Saturday, December 15, 2012

CyFair Campus Birds

Last week was a fairly quiet week for birds on the CyFair campus. I was hoping that the colder weather would bring in Cedar Waxwings and perhaps some more sparrow species but this didn't happen. Nevertheless, there were enough birds to insure that every brief walk I took around the campus produced something worth looking at.

Whenever I drive over to Longenbaugh Road and other parts of the Katy Prairie, I see lots of Crested Caracaras. However, we don't see many Caracaras on the campus and so I was pleased to see this one.

Our resident Red-tailed Hawks usually perch very high up on the utility pylons along the north side of the college grounds. This one, though, decided to perch by the entrance road for a change.

I don't think I've ever before seen as many Eastern Phoebes in southeast Texas as I have this fall. And they are as common on the campus as elsewhere in the Houston area.

Apart from Northern Mockingbirds, the most common campus birds at present are Yellow-rumped Warblers. I see and hear them every time I leave the building where my office is located.

Sometimes it's very easy to see how this species gets its name.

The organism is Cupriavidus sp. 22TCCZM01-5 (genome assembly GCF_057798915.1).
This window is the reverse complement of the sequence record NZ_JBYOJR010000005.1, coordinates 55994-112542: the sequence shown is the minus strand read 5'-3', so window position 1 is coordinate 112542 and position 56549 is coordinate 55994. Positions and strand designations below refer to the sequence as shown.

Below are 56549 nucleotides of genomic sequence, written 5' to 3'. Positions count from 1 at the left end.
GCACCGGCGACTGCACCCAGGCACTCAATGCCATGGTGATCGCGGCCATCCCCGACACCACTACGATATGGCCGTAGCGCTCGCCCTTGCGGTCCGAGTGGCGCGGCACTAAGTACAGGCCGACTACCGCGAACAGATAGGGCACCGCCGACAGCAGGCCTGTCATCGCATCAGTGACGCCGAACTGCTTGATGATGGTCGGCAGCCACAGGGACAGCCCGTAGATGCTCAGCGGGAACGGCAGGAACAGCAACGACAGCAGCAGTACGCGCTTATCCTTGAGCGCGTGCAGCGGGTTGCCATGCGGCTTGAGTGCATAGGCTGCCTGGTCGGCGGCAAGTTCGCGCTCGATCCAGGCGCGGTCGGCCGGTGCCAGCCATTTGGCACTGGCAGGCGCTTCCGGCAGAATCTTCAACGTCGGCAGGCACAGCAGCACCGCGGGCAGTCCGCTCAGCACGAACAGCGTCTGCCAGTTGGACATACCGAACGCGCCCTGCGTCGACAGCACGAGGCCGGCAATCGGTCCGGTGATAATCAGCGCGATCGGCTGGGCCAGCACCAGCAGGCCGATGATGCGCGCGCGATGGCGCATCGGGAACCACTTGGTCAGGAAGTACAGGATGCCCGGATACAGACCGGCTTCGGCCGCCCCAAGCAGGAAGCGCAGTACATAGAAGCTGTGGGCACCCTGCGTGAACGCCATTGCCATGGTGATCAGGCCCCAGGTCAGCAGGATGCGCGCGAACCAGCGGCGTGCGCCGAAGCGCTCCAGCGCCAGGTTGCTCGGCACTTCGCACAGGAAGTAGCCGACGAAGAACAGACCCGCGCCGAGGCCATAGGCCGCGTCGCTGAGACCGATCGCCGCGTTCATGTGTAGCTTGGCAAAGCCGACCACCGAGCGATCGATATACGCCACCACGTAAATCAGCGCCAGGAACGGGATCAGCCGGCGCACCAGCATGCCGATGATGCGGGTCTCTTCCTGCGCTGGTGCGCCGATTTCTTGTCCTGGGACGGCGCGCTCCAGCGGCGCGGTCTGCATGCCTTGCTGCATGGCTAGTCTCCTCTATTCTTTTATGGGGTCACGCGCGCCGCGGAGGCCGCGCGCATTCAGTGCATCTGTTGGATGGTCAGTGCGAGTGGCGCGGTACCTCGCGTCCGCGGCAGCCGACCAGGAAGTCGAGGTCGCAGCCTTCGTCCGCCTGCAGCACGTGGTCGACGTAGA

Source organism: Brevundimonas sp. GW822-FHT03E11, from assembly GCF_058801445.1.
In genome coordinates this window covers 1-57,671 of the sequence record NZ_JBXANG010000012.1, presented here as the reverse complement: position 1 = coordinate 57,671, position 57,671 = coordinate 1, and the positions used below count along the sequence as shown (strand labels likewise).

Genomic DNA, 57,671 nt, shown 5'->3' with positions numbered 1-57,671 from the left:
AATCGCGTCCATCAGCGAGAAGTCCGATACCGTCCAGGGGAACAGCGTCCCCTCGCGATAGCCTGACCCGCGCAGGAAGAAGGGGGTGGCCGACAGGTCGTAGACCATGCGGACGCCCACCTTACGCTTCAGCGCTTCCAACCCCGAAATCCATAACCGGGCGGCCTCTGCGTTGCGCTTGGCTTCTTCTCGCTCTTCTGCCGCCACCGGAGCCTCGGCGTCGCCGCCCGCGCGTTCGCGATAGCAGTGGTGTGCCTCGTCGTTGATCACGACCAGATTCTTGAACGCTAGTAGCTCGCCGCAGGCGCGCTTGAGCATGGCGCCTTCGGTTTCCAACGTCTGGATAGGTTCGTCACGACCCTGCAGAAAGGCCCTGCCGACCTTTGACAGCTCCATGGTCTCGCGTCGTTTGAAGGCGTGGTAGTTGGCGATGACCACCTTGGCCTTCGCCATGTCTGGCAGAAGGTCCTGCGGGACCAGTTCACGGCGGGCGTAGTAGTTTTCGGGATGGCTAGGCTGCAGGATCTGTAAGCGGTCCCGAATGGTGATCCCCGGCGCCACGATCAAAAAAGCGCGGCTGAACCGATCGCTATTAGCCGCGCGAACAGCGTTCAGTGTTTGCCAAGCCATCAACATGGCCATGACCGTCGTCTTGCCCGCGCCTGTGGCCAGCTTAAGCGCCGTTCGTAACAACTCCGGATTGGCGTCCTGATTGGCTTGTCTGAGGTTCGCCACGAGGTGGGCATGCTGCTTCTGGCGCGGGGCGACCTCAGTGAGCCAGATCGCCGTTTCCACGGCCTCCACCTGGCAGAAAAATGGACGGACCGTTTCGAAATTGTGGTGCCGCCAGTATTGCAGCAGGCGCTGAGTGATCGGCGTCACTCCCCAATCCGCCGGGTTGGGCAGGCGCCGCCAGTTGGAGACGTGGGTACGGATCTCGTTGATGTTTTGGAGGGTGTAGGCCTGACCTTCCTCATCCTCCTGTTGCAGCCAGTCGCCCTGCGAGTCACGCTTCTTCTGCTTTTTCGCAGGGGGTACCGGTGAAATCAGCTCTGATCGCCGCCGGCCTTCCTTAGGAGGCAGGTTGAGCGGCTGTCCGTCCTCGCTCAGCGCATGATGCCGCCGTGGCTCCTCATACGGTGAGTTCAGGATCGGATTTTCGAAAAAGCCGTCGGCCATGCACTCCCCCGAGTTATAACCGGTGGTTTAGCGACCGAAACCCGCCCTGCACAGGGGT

We seem to have more White-throated Sparrows than usual this winter.

Lincoln's Sparrows are also plentiful at the moment.

Although we used regularly to have a winter flock of about 20 American Pipits, I have only seen a solitary bird so far this winter. It seems rather lost hanging out in grassy areas with Savannah Sparrows and Killdeer.

Over the summer I would see Mourning Doves wherever I walked on campus. Then in the fall they were largely replaced by White-winged Doves. However, I am glad to say that not all of our Mourning Doves have been displaced, because they really are charming little birds.

We don't see many gulls at CyFair. However, a couple of Ring-billed Gulls have been hanging out on the lamp posts in the parking lots. Their plumage certainly looks fine against the deep blue of the Texas sky.


Thursday, December 13, 2012

More Yard Birds

As we're still a cold spell, our yards continue to be busy.

The most frequent visitors to our feeders are undoubtedly Carolina Chickadees. It is rare to look out of our living-room window for more than a few minutes without seeing one or two Chickadees flying in to grab a seed and then darting off into ther trees immediately behind our yard.

When we see House Sparrows in our yards, it's usually a flock of 20 House Sparrows that arrive in a rowdy bunch. In between these mass visits, though, an individual Sparrow - like the male below - will sometimes sneak in by itself to snack on some suet.

Every winter for 4-5 years now a solitary Ruby-crowned Kinglet has moved into our yards for several months. It's a bird that Dee and I both enjoy watching, even though we rarely get to see its ruby crown. Here it is on Tuesday.

We were luckier last year, when this same bird would often raise its crown as it approached our feeders.